In the world of corporate finance, you’re going to hear a lot about DSCR, otherwise known as Debt Service Coverage Ratio. If you have ever bought a home, you might have had your debt to income ratio calculated, and this is a similar number, just on an individual level.

Knowing your DSCR and how to optimize the DSCR will allow you to obtain financial loans more easily and also get better interest rates.

What is the DSCR?

The DSCR will measure your cash flow that is available to pay off all of your current debt obligations. The ratio will identify your operating income as the debt obligations due within a single year. This will include:

  • Lease payments
  • Sinking-fund payments
  • Principle
  • Interest

DSCR is calculated simply. Take your net operating income and divide it into your total debt service.

If the number is greater than 1, then you have sufficient income to pay off all of your debt obligations. If you do not, then it can spell big trouble. Anything less than 1 means you have negative cash flow. You don’t want to be in this kind of situation because it means you’re unable to make a full year of your annual debt payments.

How to Improve Your DSCR

There are a lot of things you can do in order to improve your DSCR. Before you become too concerned about a number that is less than 1, remember that not all lenders will calculate the same way. For example, income taxes are complicated because the interest payments are tax deductible. The principle payments, however, are not.

You can start by monitoring your DSCR. Your income may increase and decrease throughout the year and thus your DSCR will change. The goal is to maintain a level of 1.25 or higher. If it shows you drop below this number at any point, you can then take action.

Increase your cash flow. This sounds easier said than done, but if you have a lot of outstanding debt, you have to do something in order to improve your current financial situation. Perform a good forecast so you can see where your cash flow is and whether it’s realistic to follow for the rest of the year. If you work on an accounts receivables basis, be sure you have a reliable collections system that works – and file disputes quickly.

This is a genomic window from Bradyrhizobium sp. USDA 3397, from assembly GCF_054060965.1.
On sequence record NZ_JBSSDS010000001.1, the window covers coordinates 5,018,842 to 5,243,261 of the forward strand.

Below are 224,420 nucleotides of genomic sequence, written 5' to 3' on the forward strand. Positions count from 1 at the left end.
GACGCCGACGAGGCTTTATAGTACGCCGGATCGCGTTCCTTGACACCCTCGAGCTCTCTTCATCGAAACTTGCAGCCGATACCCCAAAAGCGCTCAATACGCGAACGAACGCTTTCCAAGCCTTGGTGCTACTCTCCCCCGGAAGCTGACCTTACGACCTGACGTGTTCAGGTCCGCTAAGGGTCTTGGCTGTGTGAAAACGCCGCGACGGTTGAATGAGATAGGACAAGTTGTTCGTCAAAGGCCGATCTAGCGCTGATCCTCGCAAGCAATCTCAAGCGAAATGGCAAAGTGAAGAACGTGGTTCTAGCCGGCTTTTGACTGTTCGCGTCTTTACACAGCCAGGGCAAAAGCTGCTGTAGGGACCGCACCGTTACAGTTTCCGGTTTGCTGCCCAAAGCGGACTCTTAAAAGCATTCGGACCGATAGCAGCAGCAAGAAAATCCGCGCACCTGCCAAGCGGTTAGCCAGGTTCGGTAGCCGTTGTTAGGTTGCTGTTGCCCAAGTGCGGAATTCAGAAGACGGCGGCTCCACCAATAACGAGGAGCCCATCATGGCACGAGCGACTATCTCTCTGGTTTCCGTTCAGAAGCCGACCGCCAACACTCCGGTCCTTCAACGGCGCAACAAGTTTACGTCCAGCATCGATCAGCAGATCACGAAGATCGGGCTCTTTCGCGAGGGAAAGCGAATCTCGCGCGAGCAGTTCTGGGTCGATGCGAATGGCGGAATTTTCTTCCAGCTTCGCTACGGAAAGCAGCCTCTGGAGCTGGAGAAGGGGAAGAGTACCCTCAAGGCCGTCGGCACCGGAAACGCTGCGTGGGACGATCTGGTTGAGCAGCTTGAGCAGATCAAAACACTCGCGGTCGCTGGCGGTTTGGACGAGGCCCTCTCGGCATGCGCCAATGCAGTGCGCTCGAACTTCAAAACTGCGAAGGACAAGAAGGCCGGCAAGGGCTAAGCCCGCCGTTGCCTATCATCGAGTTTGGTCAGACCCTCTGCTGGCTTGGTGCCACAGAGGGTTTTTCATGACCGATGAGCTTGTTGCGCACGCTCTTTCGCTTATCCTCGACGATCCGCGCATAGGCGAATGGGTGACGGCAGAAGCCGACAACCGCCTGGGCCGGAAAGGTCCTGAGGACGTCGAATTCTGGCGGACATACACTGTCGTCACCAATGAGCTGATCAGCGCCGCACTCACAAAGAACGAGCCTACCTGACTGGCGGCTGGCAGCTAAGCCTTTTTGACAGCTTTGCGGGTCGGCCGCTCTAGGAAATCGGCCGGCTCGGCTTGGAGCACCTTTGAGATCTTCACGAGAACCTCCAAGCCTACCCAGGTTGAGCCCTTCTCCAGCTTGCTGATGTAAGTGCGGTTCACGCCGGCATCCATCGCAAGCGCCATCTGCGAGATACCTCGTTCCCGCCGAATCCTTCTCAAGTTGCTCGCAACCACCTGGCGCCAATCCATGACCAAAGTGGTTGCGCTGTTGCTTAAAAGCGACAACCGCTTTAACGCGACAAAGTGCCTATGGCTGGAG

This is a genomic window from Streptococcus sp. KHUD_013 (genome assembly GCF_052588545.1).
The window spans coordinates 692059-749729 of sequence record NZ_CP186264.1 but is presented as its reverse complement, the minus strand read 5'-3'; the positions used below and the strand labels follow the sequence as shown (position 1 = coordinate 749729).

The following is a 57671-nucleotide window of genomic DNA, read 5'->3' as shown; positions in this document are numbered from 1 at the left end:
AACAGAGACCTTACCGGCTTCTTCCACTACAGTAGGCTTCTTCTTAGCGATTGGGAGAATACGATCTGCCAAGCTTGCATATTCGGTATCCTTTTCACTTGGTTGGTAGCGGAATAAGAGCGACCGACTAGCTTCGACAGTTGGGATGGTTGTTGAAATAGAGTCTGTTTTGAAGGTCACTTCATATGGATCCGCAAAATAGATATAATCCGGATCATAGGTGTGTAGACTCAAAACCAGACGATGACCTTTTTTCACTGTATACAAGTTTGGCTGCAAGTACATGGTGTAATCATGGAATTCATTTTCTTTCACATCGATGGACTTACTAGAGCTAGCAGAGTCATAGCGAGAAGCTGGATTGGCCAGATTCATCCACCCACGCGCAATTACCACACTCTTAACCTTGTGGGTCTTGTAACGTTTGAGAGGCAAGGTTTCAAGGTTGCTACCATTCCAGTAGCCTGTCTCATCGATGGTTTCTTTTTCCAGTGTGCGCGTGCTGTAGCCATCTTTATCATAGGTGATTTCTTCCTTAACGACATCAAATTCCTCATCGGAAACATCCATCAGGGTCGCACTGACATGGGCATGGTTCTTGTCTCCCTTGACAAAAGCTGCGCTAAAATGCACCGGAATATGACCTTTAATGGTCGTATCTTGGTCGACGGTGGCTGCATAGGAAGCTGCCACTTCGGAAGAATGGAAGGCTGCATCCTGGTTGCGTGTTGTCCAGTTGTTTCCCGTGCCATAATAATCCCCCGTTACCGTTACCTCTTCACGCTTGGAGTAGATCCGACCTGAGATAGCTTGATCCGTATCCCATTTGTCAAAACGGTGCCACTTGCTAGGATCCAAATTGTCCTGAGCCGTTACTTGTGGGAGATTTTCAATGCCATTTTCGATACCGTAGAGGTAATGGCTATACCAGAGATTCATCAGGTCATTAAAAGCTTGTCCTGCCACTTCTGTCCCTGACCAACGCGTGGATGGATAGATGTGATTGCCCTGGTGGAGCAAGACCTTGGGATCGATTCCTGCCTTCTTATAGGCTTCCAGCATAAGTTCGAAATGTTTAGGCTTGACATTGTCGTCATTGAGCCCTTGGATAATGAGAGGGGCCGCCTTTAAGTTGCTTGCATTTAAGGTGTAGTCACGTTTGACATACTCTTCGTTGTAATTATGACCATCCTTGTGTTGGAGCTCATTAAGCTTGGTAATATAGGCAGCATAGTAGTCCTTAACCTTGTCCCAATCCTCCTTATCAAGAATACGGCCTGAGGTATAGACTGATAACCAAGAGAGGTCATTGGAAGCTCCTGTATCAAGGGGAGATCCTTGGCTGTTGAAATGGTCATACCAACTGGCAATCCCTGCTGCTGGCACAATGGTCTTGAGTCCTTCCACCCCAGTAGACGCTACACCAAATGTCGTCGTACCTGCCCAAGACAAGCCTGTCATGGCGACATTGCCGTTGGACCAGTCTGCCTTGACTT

To increase cash flow, it should also be a companywide priority. This means exploring ways to cut back spending so more flows down to the bottom line. It also means looking at ways to generate more revenue, such as adding a new service or product. Exploring your demographic is vital, too, as you may be missing out on an audience that you hadn’t thought of before.

You should also look at the lenders you use. If higher interest rates are in place, you will spend more on interest than on principle. This means you’re going to take longer to pay down the debt, leaving you with a problematic DSCR for a longer amount of time.

If you can choose lenders with lower interest rates, or even asking lenders if they can drop your current APR, it might be what’s needed to pay down some of the debt faster. This will leave less debt for you to calculate in against your total annual revenue.

Understanding your DSCR is an important part of being financially responsible, regardless of who you are. When the number calculates to less than 1.25, begin working on ways to improve the state of your finances so you don’t run into lending issues or any financial problems throughout your journey.

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